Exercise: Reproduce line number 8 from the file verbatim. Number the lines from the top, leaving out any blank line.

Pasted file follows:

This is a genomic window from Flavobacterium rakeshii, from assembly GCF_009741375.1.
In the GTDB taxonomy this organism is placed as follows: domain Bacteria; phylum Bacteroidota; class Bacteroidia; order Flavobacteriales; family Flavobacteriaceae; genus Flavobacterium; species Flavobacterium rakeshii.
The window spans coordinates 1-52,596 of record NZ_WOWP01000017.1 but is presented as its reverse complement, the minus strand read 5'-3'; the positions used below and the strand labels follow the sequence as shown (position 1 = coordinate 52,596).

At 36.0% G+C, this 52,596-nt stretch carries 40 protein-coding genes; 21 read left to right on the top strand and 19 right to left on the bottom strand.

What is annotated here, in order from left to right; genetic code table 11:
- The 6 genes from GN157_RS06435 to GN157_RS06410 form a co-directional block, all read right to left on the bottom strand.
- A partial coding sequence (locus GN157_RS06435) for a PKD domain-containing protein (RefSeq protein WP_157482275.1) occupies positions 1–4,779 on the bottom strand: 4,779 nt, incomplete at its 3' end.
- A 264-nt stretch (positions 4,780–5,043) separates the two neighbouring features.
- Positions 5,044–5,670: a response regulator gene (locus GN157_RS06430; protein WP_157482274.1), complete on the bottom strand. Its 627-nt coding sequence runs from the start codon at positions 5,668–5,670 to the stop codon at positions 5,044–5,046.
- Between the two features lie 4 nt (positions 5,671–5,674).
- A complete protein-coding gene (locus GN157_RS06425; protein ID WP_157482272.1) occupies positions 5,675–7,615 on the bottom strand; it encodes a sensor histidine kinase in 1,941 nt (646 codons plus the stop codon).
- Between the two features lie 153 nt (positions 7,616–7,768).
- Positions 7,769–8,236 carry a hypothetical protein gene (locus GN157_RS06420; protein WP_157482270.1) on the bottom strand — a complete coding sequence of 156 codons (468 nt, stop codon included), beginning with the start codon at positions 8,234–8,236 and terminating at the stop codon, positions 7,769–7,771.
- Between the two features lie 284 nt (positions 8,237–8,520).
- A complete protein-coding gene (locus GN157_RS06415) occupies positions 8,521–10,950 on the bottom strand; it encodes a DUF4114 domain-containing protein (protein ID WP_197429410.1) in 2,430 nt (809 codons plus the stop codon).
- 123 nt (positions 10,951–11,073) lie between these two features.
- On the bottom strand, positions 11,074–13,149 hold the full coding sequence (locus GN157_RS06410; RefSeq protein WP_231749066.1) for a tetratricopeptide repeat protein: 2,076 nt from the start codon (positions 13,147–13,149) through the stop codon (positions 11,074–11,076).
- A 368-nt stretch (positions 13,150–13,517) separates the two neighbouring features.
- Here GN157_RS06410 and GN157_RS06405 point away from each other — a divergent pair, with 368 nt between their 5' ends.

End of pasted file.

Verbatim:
- A 264-nt stretch (positions 4,780–5,043) separates the two neighbouring features.